options.type = "GET";
options.dataType = "json";
options.contentType = "application/json";
options.success = function (customers) {
    for (var i = 0; i < customers.length; i++) {
        $("#customerid").append("<option>" + 
          customers[i].CustomerID + "</option>");
    }
};
options.error = function () {
    alert("Error calling WebAPI");
};
$.ajax(options);

As you can see the URL points to /customer/getall. Notice that unlike Web API where you won't need to mention action name as the part of the URL, here you need to specify the action name because we are not using any auto-mapping between verbs and actions. The type is set to GET.

If you wish to invoke Get(id) action then your code will need the following changes:

 ...
options.url = "/customer/getbyid/" + $("#customerid").val();
options.type = "GET";
...

The URL now includes action name as well as CustomerID value. This way GetById() will receive the id parameter correctly.

Calling Post() method requires this code:

...
options.url = "/customer/post";
options.type = "POST";
options.data = JSON.stringify({
    CustomerID: $("#newcustomerid").val(),
    CompanyName: $("#companyname").val(),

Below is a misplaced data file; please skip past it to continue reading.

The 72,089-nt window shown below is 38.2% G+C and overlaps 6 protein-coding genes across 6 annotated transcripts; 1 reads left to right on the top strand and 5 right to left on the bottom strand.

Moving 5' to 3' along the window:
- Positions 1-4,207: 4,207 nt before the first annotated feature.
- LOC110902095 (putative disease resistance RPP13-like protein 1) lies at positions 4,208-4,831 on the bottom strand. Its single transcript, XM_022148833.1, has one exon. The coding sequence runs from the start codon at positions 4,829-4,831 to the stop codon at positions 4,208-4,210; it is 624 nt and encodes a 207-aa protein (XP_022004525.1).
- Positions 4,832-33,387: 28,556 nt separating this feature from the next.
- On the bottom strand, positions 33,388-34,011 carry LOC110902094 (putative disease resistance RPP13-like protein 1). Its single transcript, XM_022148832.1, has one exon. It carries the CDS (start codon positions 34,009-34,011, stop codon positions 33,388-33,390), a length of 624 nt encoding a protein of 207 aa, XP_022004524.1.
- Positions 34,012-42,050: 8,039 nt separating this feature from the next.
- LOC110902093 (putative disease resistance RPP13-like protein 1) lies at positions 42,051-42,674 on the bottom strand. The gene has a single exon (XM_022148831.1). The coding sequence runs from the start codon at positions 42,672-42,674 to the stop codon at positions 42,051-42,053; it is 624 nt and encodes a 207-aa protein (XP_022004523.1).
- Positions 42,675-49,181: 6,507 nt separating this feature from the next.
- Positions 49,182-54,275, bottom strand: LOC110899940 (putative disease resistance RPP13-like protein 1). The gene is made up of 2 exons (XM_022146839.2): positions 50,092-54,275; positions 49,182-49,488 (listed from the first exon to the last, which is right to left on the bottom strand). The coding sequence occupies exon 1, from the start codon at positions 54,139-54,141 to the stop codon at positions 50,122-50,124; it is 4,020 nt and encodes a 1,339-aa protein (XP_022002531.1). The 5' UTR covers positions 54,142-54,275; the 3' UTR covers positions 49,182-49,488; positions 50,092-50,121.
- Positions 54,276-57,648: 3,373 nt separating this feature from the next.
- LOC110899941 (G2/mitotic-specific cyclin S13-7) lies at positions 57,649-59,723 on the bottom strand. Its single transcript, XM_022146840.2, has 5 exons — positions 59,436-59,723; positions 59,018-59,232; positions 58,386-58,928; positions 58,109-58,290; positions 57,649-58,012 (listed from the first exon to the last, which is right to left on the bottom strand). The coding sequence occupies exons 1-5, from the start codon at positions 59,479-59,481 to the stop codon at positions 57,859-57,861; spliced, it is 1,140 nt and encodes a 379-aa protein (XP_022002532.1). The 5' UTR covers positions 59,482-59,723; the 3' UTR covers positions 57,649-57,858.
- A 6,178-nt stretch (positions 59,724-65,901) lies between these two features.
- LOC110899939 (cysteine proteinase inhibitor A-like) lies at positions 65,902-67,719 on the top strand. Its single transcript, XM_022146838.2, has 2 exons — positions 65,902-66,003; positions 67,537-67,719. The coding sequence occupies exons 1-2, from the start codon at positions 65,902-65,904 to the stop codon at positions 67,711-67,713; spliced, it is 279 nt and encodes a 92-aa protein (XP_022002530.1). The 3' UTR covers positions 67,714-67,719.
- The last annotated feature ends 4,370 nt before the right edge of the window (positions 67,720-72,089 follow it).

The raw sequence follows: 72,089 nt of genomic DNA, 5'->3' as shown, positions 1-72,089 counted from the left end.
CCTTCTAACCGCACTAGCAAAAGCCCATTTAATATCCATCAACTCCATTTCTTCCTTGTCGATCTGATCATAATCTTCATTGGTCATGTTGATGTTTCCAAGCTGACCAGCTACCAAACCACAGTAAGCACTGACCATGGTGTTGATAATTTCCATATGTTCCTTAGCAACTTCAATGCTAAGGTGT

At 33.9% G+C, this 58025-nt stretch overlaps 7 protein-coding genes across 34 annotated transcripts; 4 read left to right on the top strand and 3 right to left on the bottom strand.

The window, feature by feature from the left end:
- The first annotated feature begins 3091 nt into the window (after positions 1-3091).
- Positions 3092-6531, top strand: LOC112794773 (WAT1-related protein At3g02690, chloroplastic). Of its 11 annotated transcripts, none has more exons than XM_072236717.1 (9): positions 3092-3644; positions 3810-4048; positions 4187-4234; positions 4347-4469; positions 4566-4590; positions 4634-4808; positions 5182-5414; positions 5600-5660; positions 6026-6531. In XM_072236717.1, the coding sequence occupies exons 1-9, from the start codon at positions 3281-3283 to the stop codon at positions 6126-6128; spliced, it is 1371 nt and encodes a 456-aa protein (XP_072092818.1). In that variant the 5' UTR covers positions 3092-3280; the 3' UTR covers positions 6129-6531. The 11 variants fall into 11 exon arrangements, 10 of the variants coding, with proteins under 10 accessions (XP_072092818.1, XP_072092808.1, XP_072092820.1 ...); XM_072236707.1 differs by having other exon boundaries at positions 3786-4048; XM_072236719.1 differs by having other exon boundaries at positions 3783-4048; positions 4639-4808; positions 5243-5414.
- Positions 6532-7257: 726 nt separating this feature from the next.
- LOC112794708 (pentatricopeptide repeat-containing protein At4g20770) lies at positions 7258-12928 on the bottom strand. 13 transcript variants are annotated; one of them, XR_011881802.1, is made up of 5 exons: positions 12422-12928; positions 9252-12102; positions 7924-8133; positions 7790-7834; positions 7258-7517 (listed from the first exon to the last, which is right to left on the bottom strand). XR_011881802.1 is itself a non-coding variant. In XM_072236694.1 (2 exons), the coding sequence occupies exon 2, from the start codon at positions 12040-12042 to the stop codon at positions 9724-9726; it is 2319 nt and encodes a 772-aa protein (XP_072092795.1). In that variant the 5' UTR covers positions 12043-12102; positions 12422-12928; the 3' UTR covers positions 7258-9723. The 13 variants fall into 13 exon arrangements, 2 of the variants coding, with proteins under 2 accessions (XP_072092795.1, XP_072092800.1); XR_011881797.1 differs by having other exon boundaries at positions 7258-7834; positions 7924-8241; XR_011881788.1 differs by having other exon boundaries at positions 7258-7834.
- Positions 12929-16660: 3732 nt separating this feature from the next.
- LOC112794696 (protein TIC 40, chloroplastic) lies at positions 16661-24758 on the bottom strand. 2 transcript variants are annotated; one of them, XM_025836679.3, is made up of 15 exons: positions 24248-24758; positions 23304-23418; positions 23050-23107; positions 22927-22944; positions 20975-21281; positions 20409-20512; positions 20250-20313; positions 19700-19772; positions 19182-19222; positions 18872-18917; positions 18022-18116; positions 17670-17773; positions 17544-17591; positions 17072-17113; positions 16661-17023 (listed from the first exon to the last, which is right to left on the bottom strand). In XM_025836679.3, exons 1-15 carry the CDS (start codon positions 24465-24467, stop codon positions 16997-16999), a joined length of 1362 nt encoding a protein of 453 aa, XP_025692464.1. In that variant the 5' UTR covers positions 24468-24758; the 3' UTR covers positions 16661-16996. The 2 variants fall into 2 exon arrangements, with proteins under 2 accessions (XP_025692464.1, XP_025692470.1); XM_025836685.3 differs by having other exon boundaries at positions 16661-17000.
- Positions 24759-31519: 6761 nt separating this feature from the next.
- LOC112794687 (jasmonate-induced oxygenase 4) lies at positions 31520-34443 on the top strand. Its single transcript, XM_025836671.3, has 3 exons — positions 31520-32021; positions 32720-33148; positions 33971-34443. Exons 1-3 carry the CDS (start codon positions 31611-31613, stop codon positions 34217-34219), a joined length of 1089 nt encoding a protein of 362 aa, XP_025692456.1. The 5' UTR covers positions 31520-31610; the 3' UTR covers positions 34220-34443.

ContactName: $("#contactname").val(),
    Country: $("#country").val()
});
...

To call Put() you need this code:

...
options.url = "/customer/put/" + $("#customerid").val() ;
options.type = "PUT";
options.data = JSON.stringify({
    CustomerID: $("#customerid").val(),
    CompanyName: $("#companyname").val(),
    ContactName: $("#contactname").val(),
    Country: $("#country").val()
});
...

Finally, the Delete() action can be called using the following code:

...
options.url = "/customer/delete/" + $("#customerid").val();
options.type = "DELETE";
...

That's it! You can run the Index view and test whether actions of Customer controller get called as expected. In our example we used the default MVC routing. However, you can also tweak the routing to create your "API" specific routes.




Bipin Joshi is a software consultant, an author and a yoga mentor having 21+ years of experience in software development. He conducts online courses in ASP.NET MVC / Core, jQuery, and Design Patterns. He is a published author and has authored or co-authored books for Apress and Wrox press. Having embraced Yoga way of life he also teaches Meditation to interested individuals. To know more about him click here.

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Posted On : 06 May 2015



Tags : ASP.NET MVC C# jQuery JavaScript